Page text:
• Chuckie Finster has been paired with Angelica, Lil and Susie (and more) over the years. Though to be fair, in the original series Chuckie has had Ship Tease moments with all 3 of the aforementioned girls.
    • Tommy in All Grown Up! is also paired with just about every female character the show has.
  • Memetic Molester: Drew is one for no discernible reason, thanks to the efforts of the Barney Bunch and their troll videos.
  • Memetic Mutation: A pageful, in fact.
  • Mexicans Love Speedy Gonzales:
    • Didi's parents Boris and Minka didn't bode well with some viewers, who felt that they resembled the anti-Semitic caricatures published in Nazi Germany and found their stereotypical Jewish behavior offensive. Ashkenazi Jews, on the other hands, absolutely loved them, feeling it was an accurate portrayal of their people (it helps that Klasky-Csupo was founded and run by Jews). Tellingly, Nickelodeon's Jewish then-president Albie Hecht was baffled by this controversy, while his Gentile successor Herb Scannell completely agreed with it and asked that the characters be downplayed.
    • The show's token African-American character Susie Carmichael also has an impressive Afrocentrist fanbase, despite her Positive Discrimination being subject to criticism. (Word of God says she's supposed to be "the anti-Angelica," and since Angelica is a Know-Nothing Know-It-All...). Cree Summer has said she's been thanked for years by people who were glad that a black character was part of their favorite cartoon. She also points out that at the time, it was often the case that white actors voiced characters of other races.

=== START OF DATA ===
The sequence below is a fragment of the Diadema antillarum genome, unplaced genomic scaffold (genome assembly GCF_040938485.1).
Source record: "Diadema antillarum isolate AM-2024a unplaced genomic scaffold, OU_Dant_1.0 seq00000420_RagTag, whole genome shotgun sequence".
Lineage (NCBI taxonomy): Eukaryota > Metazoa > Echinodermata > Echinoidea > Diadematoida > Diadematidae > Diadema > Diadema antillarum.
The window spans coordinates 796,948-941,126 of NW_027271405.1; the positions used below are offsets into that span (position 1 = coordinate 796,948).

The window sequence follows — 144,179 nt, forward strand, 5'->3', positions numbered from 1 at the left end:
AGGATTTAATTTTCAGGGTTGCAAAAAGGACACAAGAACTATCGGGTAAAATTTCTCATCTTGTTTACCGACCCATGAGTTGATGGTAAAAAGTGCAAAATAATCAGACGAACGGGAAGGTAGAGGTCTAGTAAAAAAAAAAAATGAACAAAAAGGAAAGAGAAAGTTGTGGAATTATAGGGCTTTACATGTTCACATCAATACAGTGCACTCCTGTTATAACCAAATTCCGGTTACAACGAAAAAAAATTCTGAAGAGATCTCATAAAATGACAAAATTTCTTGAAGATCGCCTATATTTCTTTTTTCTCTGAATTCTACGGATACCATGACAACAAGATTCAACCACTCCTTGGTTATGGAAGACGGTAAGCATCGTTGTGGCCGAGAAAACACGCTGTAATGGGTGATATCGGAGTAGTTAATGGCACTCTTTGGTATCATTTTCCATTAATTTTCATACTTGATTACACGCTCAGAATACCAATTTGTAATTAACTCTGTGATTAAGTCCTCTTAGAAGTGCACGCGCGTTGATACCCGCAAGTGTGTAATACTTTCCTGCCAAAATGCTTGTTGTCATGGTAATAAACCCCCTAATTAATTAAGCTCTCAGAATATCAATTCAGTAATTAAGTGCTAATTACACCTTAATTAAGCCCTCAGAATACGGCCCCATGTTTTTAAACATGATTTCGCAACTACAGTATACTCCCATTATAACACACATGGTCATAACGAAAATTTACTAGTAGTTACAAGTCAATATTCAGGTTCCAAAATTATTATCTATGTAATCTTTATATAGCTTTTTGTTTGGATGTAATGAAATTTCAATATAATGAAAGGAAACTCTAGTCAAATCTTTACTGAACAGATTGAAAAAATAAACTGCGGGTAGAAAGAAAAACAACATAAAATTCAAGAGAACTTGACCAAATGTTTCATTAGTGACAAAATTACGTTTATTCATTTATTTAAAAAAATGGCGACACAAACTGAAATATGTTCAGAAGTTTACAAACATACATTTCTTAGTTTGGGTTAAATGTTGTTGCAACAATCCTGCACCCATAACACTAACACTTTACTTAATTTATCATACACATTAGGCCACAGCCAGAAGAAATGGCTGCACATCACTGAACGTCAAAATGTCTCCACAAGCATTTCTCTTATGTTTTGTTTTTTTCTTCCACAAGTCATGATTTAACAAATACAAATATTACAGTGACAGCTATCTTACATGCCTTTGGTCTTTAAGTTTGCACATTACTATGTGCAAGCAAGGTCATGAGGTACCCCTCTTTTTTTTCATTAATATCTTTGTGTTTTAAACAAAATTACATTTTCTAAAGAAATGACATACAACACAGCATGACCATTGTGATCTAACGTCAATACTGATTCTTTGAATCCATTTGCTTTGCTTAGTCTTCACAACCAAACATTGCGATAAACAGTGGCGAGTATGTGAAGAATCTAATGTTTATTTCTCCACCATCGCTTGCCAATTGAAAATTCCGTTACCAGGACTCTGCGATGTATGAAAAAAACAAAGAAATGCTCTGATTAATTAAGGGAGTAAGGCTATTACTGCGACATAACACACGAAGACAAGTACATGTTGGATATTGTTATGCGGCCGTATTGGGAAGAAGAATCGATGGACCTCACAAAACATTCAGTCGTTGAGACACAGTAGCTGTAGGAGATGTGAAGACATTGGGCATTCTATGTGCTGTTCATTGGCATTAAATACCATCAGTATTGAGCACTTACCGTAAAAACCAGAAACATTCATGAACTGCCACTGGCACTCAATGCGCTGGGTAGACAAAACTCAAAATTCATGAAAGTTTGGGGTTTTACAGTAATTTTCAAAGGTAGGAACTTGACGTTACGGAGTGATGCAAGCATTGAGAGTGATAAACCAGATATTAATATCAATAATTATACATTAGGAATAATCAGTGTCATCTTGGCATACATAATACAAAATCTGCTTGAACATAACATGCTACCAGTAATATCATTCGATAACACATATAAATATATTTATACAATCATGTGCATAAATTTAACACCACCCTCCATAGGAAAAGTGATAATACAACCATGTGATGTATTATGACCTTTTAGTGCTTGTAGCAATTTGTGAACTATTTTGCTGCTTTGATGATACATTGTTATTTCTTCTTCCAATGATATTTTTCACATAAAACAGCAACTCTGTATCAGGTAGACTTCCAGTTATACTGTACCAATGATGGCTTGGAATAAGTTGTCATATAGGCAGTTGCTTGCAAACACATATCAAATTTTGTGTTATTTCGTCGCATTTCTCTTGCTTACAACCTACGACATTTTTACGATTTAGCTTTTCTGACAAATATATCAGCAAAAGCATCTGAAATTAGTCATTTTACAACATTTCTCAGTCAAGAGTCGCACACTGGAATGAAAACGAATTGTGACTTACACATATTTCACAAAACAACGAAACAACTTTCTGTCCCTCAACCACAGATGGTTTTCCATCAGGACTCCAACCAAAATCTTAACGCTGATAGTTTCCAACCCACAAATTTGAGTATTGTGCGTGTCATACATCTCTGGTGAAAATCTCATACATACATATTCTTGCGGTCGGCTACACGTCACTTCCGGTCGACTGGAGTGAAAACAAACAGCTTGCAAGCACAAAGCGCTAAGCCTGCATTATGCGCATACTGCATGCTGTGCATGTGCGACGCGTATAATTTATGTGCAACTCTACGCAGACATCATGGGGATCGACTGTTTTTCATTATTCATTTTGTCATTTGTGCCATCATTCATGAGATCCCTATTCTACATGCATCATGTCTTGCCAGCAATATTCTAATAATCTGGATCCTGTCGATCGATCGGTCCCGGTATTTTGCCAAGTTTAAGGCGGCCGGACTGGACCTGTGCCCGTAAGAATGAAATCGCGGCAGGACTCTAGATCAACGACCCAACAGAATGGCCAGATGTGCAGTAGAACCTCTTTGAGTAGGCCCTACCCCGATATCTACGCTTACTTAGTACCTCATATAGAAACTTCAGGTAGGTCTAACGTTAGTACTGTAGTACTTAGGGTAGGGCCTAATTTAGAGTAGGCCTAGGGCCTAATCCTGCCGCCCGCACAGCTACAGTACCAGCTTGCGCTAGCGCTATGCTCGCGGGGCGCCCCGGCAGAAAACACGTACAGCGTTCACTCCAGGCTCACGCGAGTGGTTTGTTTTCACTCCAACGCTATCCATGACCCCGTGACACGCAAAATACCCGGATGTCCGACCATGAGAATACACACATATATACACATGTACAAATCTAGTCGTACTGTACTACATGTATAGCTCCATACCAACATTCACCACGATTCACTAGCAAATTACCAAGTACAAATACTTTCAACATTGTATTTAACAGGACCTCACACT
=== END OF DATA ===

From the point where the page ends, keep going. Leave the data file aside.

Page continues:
• Moe:
    • It's a show about babies, what did you expect!?
    • Chuckie is the prime example; he's a shy and tenderhearted Nice Guy with glasses.
  • Most Wonderful Sound: The Pickles Household's doorbell buzz.
  • Nausea Fuel: "Chuckie Loses His Glasses" has the infamous scene where Angelica pukes directly into the camera and her father gets drenched in her vomit. It's now a video example so watch it if you dare.
    • Phil and Lil's antics can often veer into this. They'll pick up, touch and eat most anything.
  • Narm Charm: In "Spike Runs Away", the scene where Tommy sobs over Spike being missing loses some of its tearjerkiness when Tommy is drawn with a Volumetric Mouth, but it's still pretty sad to see Tommy so depressed.
  • Nightmare Fuel: See here!
    • In-universe example: the episode when the adults took down Chuckie's crib and replaced it with a bed. The first night Chuckie sleeps on the bed, a monster from under the bed keeps talking to him and telling him that he's going to eat him (not even Tommy heard the voice when he slept over the next night). When Chuckie first investigates, he's frightened, thinking he actually spotted a monster reaching at him, and Chuckie jumps right back into bed, frightened. But as it turns out, the monster was actually [Chuckie's dad] Chaz's sweater with one sleeve poking out, and the darkness concealed the cooler colors, making the sweater look threatening.
  • No Problem with Licensed Games: